My Meetup Experience - Developer Launchpad
This post follows my previous post How I Learned Data Science Skills as a Math PhD. I said that meetups are awesome but didn’t give my reasons. Here, I am going to share my experience on a particular meetup, the Developer Launchpad Nashville, as an example of why meetups were awesome to me and the roles they played when I was changing career.
The Need for Company
When I returned to Nashville from my summer internship, I had mixed feelings about my future. I became confident that I could make the move to industry, but I also knew that I was far from ready for a data science career. How could I bridge this gap? I started searching for tips on becoming a better programmer. After a while, I came across a Quora question. Under the question were several generic tips and answers, but one answer had a bullet point that I had not seen before — go to meetups.
Meetup was a new concept to me, so I tried to picture it. All I could think of, however, was the intro sequence of Fight Club, where the narrator hopped from one support group to another, surrounding himself with all sorts of people. I knew that professionals went to conferences for growth and networking, but what is a meetup? Who goes to a meetup? What does going to meetups have to do with becoming a better programmer? I was intrigued.
His name is Robert Paulson…
The first meetup that I went to was the machine learning group. Going to a strange place to meet strangers was scary. I had a hard time getting out of my house and driving to the venue that evening. When I arrived, however, there was food from Pei Wei. After talking with some other first-timers in the line, I felt this meetup thing wasn’t as awkward as I expected it to be. Following the meal was a talk. The content was way above my head, but I knew that if I keep coming back, one day I will understand what the talk was about. I decided to see what’s out there and go to more meetups.
The Developer Launchpad
Some meetups in Nashville that I looked into were aimed at junior developers. At the time, the only programming skills I had were MATLAB and R, both at a junior level. I thought I could gain from going to junior developer meetups. Among them, Developer Launchpad (then CodeNewbie Nashville) was the closest one in distance to me, so I RSVP’d for the Saturday coding jam, which was at a coffee shop in my neighborhood.
I showed up late that day. There were already a dozen people in the room. In the middle were two bearded dudes that didn’t look like developers. In fact, they didn’t fit into any of the developer stereotypes I knew in Taiwan. Those two were the hosts for the meetup. I found a table by the window and waited.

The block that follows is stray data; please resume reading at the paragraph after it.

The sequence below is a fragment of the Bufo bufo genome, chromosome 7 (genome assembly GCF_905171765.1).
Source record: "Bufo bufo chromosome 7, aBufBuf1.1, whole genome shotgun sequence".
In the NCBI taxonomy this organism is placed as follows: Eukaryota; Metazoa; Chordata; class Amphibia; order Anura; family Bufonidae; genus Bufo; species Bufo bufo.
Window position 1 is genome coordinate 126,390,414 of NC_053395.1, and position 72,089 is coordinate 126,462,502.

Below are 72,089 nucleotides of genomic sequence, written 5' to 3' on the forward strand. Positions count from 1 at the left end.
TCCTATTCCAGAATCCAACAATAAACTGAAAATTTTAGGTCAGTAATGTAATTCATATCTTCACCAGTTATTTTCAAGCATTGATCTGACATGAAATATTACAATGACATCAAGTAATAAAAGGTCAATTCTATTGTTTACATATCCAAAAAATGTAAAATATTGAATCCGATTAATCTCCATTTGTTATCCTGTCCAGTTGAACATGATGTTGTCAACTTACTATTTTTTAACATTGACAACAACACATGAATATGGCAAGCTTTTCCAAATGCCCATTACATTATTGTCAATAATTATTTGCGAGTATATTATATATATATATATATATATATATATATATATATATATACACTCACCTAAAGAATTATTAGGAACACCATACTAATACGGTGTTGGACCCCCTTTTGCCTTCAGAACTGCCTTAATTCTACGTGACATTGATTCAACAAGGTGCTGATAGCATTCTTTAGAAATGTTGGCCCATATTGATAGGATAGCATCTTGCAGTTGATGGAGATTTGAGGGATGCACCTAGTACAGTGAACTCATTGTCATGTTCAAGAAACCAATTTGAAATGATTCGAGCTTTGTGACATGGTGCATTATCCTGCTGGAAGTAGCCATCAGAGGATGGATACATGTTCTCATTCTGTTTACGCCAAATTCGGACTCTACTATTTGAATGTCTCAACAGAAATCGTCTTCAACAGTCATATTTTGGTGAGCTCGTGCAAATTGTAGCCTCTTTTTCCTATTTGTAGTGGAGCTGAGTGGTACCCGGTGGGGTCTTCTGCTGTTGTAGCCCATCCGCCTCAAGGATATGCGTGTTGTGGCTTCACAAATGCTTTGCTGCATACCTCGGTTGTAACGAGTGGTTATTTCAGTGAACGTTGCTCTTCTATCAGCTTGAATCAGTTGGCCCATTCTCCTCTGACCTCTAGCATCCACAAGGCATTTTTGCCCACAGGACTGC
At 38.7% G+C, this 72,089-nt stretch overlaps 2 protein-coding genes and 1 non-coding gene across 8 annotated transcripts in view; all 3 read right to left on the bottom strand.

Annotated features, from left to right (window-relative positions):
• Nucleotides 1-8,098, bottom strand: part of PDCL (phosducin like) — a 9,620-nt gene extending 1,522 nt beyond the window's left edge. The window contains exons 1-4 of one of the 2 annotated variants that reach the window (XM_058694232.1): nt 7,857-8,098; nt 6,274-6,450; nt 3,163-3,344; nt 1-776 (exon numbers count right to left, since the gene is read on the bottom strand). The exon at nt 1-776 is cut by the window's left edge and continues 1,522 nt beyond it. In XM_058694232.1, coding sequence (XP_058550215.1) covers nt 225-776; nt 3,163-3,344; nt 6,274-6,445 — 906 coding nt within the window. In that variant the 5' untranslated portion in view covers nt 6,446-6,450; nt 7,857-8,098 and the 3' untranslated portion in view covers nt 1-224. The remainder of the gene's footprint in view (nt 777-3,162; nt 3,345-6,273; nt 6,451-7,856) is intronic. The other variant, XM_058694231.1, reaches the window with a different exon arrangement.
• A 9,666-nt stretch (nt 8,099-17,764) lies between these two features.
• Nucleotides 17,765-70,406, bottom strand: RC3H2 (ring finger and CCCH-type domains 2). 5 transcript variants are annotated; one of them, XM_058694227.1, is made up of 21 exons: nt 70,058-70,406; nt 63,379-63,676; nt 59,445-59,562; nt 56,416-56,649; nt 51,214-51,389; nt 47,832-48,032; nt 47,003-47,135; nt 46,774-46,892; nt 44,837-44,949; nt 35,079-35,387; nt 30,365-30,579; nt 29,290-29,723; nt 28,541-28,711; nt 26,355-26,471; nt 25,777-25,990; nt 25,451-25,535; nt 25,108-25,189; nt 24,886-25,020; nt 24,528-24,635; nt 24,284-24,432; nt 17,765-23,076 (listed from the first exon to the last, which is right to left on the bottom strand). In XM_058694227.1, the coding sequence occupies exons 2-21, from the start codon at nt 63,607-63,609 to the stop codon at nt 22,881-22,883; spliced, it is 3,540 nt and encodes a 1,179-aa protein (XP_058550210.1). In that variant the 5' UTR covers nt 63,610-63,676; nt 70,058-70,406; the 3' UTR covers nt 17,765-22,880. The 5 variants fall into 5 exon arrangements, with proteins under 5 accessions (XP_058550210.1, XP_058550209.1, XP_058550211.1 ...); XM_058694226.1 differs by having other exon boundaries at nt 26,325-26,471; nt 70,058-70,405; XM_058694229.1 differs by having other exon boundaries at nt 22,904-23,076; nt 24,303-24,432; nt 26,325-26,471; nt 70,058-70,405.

One of the two bearded dudes started speaking about the agenda of the day, and what to expect in the next few weeks. We were going to build a website together. They had set up a Github repository for the project, so as first steps we would:
- download (clone) the repository.
- add our name to the readme file.
- upload (push) the readme file back to Github.
It was a short list, but the instructions triggered my fear — Github was one of the tools that I had avoided since I picked up programming. Several times I read about why a developer should learn to use Git and Github, but I still couldn’t grasp what Git was for or how to use it. I thought it was a tool for legit developers, not for a beginner groping around like me.
But today was different. Since I’ve committed my time to come, I wasn’t going to sit there and do nothing. I went to another guy in the room and asked for help. I told him that I didn’t understand the instructions at all and needed help. He said he understood my pain — he went through similar troubles when he started at a coding bootcamp — and proceeded to show me everything. We installed and configured Git on my laptop, cloned the repository, edited the markdown, and pushed the changes back to Github in 30 minutes. That was my first push to Github. I went home happy with a sense of achievement. Within 30 minutes of coding jam, I got rid of the fear of Github that I held for 6 months.
Before moving to Charlotte in June 2017, I went to Developer Launchpad meetups every month. We worked on coding challenges together, talked about code, and had many great conversations unrelated to code. Looking back, I didn’t have a sense on how much I had to do to kick-start a new career. The process of reinventing myself was stressful. At Developer Launchpad, I met junior developers who went through or were going through similar processes, and I got to hear their stories. Knowing that there were people fighting the same mental battle — and that people won those battles — kept me going despite all the failures, doubts, and frustrations that came from my job search. It was awesome.
In the next post, I will continue on my meetup experience with another community, the Penny Universty, and how coffee chats helped me get my job.